When the news of the Holy Father’s troubles of 1870 reached Adelaide, Mother Mary exclaimed: “The Will of God is at work there too … God will be glorified.” When in 1871, she met with the outstanding cross of her own life, [Bishop Sheil’s hasty and ill-considered excommunication order,] she could write: “I do not know how to describe the feeling, but I was intensely happy, and felt nearer to God than I had ever felt before. The sensation of the calm, beautiful presence of God I shall never forget.” In 1872, after the death of Bishop Sheil [and his lifting of the excommunication], there were many sad happenings for the Church in South Australia. Mother Mary, in writing to Father Woods, said: “May God’s Holy ends be worked out in all these sad things.” Of herself she writes later in the same year: “Our good God sees that I must not have comfort, at least, not much, from those I know he loves; so I must go on praying that He may do what he pleases with me, and give me true comfort only in Himself in Heaven, and in His Will on earth.”
An old-Sister quotes from notes of Mother Mary’s spiritual conferences: “We have no will of our own, but must do and follow the path which is traced out for us … so God’s Holy Will, more of the Cross, and a long, weary life and rest only when he will go to Him.” When worried and anxious, in 1877, she wrote: “Let us do the Will of Him we love, and not by one wilful sigh wish for life or death, but as He pleases; so that no shadow of earthly will or self remain in hearts chosen by the God of Love for Himself.”
Trust in God.
“Don’t be troubled about the future of the Institute; I am not. He Whose work it is will take care of it.” How this reflects those beautiful words of Holy Writ: “Cast your care upon the Lord, for He has care of you.” (Ps. 54:23) “Let us all resign ourselves into His hands, and pray that in all things He may guide us to do His Holy Will … . . When thoughts of this or that come I turn to Him and say: ‘Only what you will, my God. Use me as You will’.”
We have quoted enough from Mother Mary’s writings to show that, in all life’s happenings, she placed herself entirely and exclusively in God’s hands. Sorrows and trials in abundance were her lot; yet she saw in them the shadow of God’s hands, lifted in blessing.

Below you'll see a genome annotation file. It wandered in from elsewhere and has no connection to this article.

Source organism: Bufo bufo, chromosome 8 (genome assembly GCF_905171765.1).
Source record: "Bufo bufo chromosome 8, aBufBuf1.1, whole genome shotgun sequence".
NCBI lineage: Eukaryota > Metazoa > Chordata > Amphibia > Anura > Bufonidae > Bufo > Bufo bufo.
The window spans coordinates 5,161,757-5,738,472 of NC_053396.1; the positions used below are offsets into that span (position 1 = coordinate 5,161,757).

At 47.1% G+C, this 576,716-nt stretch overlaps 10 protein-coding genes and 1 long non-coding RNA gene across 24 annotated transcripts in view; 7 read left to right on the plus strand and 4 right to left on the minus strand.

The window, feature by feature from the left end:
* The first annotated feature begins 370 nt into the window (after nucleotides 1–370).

THE THEOLOGICAL VIRTUES – FAITH, HOPE AND CHARITY.
The Church looks especially to the theological virtues in the soul of one for whom we may, with every deference to the supreme authority of the Church, claim special holiness. Hence we proceed to deal with these as revealed in Mother Mary, though they are really essential elements in all virtues and are thus shown throughout every phase of Mother Mary’s life.
Her Great Faith.
Faith involves seeing God’s hand in everything that happens. This was Mother Mary’s invariable habit of mind, arising from her deep conviction that God is over all. Thus she writes from Sydney in 1883, whither she was compelled to go, far from her beloved daughters in Adelaide, under a cloud, which was as heavy and distressing as it was undeserved: “We have much sorrow and are still suffering but sorrow or trial lovingly submitted to does not prevent our being happy; it rather purifies our happiness, and in doing so draws our hearts nearer to God. That such may be the same with all of us, my dear Sisters, I earnestly pray. I think we can all honestly admit that we wanted some external cross to make us among ourselves what true Sisters of St. Joseph and humble spouses of a suffering and most charitable God should be.”
“You must know, dear ones, how often Charity was thoughtlessly wounded, how often deviations from obedience in little matters were made, how often criticism and murmuring were indulged in. These and similar faults had to be corrected, and our good God has chosen His own way. It is but right that He should let the heaviest part of the Cross fall upon your Mother, who was so little able to be to you what the Mother-General of such an Institute should be. I am glad that it should be so, and oh, my dearly-loved Sisters, listen to me now, and if you do what I ask you, you will indeed be happy, and my sorrow shall not have been in vain.”